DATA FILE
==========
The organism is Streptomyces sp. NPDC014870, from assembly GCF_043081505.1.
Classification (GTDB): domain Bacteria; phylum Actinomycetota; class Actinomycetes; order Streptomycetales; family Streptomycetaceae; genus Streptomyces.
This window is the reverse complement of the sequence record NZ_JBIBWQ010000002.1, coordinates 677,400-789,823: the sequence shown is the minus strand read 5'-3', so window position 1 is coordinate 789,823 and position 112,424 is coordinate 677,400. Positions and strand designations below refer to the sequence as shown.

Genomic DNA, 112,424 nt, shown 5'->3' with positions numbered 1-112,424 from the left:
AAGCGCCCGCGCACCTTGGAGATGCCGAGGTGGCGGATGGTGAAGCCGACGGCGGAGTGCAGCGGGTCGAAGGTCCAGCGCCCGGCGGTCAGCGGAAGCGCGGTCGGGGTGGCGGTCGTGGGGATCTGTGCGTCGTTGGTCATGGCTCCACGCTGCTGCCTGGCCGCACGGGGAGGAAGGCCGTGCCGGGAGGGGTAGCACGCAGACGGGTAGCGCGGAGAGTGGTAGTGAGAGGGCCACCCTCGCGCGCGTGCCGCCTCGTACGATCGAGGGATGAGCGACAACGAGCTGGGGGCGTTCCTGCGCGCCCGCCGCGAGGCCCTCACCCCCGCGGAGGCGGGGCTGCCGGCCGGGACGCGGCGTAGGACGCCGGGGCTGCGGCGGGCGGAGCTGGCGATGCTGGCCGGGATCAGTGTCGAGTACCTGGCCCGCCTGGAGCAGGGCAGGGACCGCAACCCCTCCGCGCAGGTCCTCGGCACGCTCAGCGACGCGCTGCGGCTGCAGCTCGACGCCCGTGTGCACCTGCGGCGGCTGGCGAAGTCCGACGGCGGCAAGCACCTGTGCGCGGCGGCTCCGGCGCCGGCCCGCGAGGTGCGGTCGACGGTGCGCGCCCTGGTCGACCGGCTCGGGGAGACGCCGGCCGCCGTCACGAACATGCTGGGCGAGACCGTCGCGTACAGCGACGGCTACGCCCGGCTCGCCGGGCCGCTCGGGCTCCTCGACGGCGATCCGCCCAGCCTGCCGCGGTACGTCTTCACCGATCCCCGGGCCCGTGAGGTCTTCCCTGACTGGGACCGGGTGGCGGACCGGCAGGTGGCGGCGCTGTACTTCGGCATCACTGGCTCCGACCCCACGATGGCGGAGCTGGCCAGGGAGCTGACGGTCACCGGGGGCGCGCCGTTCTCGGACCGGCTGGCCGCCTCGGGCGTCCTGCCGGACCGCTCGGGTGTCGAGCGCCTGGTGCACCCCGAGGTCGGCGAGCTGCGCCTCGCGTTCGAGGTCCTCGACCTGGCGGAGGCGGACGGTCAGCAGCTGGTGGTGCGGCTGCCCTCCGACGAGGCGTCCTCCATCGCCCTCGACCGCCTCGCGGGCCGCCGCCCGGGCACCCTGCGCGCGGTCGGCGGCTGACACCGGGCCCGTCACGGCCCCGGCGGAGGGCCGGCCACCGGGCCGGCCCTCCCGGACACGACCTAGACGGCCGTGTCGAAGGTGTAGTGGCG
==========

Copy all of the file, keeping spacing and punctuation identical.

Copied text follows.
The organism is Streptomyces sp. NPDC014870, from assembly GCF_043081505.1.
Classification (GTDB): domain Bacteria; phylum Actinomycetota; class Actinomycetes; order Streptomycetales; family Streptomycetaceae; genus Streptomyces.
This window is the reverse complement of the sequence record NZ_JBIBWQ010000002.1, coordinates 677,400-789,823: the sequence shown is the minus strand read 5'-3', so window position 1 is coordinate 789,823 and position 112,424 is coordinate 677,400. Positions and strand designations below refer to the sequence as shown.

Genomic DNA, 112,424 nt, shown 5'->3' with positions numbered 1-112,424 from the left:
AAGCGCCCGCGCACCTTGGAGATGCCGAGGTGGCGGATGGTGAAGCCGACGGCGGAGTGCAGCGGGTCGAAGGTCCAGCGCCCGGCGGTCAGCGGAAGCGCGGTCGGGGTGGCGGTCGTGGGGATCTGTGCGTCGTTGGTCATGGCTCCACGCTGCTGCCTGGCCGCACGGGGAGGAAGGCCGTGCCGGGAGGGGTAGCACGCAGACGGGTAGCGCGGAGAGTGGTAGTGAGAGGGCCACCCTCGCGCGCGTGCCGCCTCGTACGATCGAGGGATGAGCGACAACGAGCTGGGGGCGTTCCTGCGCGCCCGCCGCGAGGCCCTCACCCCCGCGGAGGCGGGGCTGCCGGCCGGGACGCGGCGTAGGACGCCGGGGCTGCGGCGGGCGGAGCTGGCGATGCTGGCCGGGATCAGTGTCGAGTACCTGGCCCGCCTGGAGCAGGGCAGGGACCGCAACCCCTCCGCGCAGGTCCTCGGCACGCTCAGCGACGCGCTGCGGCTGCAGCTCGACGCCCGTGTGCACCTGCGGCGGCTGGCGAAGTCCGACGGCGGCAAGCACCTGTGCGCGGCGGCTCCGGCGCCGGCCCGCGAGGTGCGGTCGACGGTGCGCGCCCTGGTCGACCGGCTCGGGGAGACGCCGGCCGCCGTCACGAACATGCTGGGCGAGACCGTCGCGTACAGCGACGGCTACGCCCGGCTCGCCGGGCCGCTCGGGCTCCTCGACGGCGATCCGCCCAGCCTGCCGCGGTACGTCTTCACCGATCCCCGGGCCCGTGAGGTCTTCCCTGACTGGGACCGGGTGGCGGACCGGCAGGTGGCGGCGCTGTACTTCGGCATCACTGGCTCCGACCCCACGATGGCGGAGCTGGCCAGGGAGCTGACGGTCACCGGGGGCGCGCCGTTCTCGGACCGGCTGGCCGCCTCGGGCGTCCTGCCGGACCGCTCGGGTGTCGAGCGCCTGGTGCACCCCGAGGTCGGCGAGCTGCGCCTCGCGTTCGAGGTCCTCGACCTGGCGGAGGCGGACGGTCAGCAGCTGGTGGTGCGGCTGCCCTCCGACGAGGCGTCCTCCATCGCCCTCGACCGCCTCGCGGGCCGCCGCCCGGGCACCCTGCGCGCGGTCGGCGGCTGACACCGGGCCCGTCACGGCCCCGGCGGAGGGCCGGCCACCGGGCCGGCCCTCCCGGACACGACCTAGACGGCCGTGTCGAAGGTGTAGTGGCG